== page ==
The Tokyo Olympics is underway and certainly, there is a constant buzz about the athletes displaying their fiefdom and achieving incredible heights. The sporting carnival is home to varied sports and when we think of it probably cricket would be the last thing we will imagine when it comes to the Olympics. The fact is when one ponders about cricket, the Test mace and the World Cup trophies strike our thoughts. But have we ever pictured cricket as a medal sport being played at the Olympics?
Well, cricket and Olympics had combined their stories once in the 1900 Paris Olympics. Great Britain and France had locked horns against each other for the only cricket match played at the Olympic Games. The game was a low-scoring one and was played across the period of two days. The International Olympic Committee (IOC) which was set up in 1894 had earlier tried including cricket in the Olympics during the 1896 Athens Games, but the plan didn’t reap any reward as there weren’t enough teams to participate.
Winding Back In Clock – Who won a medal in Cricket at the Olympics?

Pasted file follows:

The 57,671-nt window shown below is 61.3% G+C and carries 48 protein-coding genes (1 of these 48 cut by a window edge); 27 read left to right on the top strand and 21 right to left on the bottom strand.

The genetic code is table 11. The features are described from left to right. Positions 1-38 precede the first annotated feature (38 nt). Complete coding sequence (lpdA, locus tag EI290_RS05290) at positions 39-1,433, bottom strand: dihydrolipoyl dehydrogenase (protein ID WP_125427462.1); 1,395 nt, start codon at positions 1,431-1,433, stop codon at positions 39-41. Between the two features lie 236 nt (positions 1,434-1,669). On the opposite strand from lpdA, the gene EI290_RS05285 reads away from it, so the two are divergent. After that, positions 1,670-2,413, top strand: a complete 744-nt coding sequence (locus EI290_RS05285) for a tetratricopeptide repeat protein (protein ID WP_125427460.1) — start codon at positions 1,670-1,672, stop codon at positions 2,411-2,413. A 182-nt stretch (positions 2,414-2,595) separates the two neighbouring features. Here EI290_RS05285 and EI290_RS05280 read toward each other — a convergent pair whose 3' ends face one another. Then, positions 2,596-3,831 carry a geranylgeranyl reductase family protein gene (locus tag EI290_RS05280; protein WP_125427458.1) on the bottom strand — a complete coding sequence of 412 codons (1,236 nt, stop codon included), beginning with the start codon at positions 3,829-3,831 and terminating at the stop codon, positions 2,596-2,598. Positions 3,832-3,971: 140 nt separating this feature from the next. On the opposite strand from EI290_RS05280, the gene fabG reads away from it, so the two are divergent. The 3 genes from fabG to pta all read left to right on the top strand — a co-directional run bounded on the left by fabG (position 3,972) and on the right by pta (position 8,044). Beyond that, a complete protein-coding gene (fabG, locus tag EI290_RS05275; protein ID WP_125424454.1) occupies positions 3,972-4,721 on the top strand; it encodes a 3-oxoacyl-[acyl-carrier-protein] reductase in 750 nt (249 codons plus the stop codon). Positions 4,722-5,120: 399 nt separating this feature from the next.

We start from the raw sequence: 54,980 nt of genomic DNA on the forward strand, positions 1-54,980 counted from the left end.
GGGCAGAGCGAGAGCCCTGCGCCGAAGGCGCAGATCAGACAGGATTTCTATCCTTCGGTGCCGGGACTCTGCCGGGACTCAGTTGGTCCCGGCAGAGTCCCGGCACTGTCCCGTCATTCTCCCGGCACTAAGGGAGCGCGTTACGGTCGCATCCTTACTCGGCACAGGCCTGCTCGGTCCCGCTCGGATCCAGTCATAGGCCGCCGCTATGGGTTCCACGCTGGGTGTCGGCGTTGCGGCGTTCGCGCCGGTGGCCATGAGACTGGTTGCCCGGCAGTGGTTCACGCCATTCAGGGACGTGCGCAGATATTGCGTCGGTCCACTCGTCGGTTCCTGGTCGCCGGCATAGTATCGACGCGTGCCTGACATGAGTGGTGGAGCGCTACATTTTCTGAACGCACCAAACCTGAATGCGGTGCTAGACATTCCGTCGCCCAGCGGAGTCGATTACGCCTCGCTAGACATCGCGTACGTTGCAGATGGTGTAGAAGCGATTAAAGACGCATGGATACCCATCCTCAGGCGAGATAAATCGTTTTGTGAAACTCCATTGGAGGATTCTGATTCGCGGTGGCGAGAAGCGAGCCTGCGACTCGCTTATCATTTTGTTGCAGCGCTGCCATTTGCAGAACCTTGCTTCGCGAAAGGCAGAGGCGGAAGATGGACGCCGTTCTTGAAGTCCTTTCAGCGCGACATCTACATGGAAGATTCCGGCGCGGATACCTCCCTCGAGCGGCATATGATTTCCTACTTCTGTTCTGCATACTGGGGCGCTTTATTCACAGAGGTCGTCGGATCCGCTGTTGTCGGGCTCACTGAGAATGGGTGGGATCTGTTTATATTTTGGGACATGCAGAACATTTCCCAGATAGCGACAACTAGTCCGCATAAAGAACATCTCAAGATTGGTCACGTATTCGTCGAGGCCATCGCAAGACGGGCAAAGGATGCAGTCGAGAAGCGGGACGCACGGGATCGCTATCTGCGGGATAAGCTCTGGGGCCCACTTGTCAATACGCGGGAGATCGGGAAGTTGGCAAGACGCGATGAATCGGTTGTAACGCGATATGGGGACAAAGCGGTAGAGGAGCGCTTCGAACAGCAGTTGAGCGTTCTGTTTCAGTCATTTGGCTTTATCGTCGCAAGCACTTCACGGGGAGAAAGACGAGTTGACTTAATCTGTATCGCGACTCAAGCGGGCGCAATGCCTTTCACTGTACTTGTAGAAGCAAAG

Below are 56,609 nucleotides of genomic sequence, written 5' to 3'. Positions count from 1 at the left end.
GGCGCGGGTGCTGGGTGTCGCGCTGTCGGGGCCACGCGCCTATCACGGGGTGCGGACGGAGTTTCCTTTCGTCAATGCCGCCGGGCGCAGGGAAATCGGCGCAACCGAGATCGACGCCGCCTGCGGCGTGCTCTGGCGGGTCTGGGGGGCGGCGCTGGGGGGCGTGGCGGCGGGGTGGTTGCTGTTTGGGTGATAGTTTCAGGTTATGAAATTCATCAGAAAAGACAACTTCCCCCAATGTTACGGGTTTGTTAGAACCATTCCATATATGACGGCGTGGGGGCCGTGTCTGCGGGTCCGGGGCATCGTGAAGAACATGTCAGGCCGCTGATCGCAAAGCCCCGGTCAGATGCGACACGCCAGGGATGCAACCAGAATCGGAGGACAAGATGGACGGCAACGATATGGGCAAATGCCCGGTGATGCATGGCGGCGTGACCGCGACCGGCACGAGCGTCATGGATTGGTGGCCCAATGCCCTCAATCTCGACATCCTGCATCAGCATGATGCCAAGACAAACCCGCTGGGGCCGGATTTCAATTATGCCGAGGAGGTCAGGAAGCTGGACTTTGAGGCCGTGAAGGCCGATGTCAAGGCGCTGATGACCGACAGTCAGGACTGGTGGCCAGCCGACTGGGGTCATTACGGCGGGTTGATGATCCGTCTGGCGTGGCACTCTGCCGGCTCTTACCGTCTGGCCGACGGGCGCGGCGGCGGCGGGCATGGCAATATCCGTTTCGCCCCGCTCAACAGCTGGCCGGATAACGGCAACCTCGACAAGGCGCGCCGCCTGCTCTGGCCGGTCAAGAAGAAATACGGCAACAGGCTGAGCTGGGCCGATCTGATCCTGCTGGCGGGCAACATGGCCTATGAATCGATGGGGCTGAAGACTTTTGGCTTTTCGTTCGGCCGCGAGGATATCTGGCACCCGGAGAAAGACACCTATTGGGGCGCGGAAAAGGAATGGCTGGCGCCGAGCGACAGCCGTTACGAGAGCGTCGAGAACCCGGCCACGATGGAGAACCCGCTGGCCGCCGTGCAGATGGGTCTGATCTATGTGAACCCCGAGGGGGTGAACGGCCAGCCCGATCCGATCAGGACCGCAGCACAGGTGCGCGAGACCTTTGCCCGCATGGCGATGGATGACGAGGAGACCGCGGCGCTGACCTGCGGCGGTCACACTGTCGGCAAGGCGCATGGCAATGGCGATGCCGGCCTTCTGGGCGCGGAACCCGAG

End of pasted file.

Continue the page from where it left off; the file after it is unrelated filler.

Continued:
Great Britain, France, the Netherlands, and Belgium were supposed to be the teams participating in the Olympics but Netherlands and Belgium pulled out after their bids to co-host the event did not come to the fore. After a lot of things swirling around, the match was finally scheduled between August 19 and 20 at the Velodrome de Vincennes which is a cycling venue.
Cricket taking the center stage at the Olympics is in itself a fascinating idea. And a few more interesting elements adding to the setting wouldn’t boil down as a surprise. 24 players were involved in the match, 12 from each team and none of the players had gone on to represent their national teams in the past. Only two of the players had actually played first-class cricket.
Alfred Bowerman and Montagu Toller of Great Britain stole the show with their all-round display as the team secured victory by 158 runs. In the second innings of the match, Great Britain’s Bowerman and Charles Beachcroft hit half-centuries and were the only two players to do so in the match. Frederick Christian scalped seven wickets in the first innings and Montagu Toller registered the figures of 7-9 in the second innings as France could manage to score 104 runs in both innings combined.
Great Britain won the silver medal whereas France was awarded the bronze medal. In the year 1912, these medals were converted into gold and silver and the match was marked as the official Summer Games event.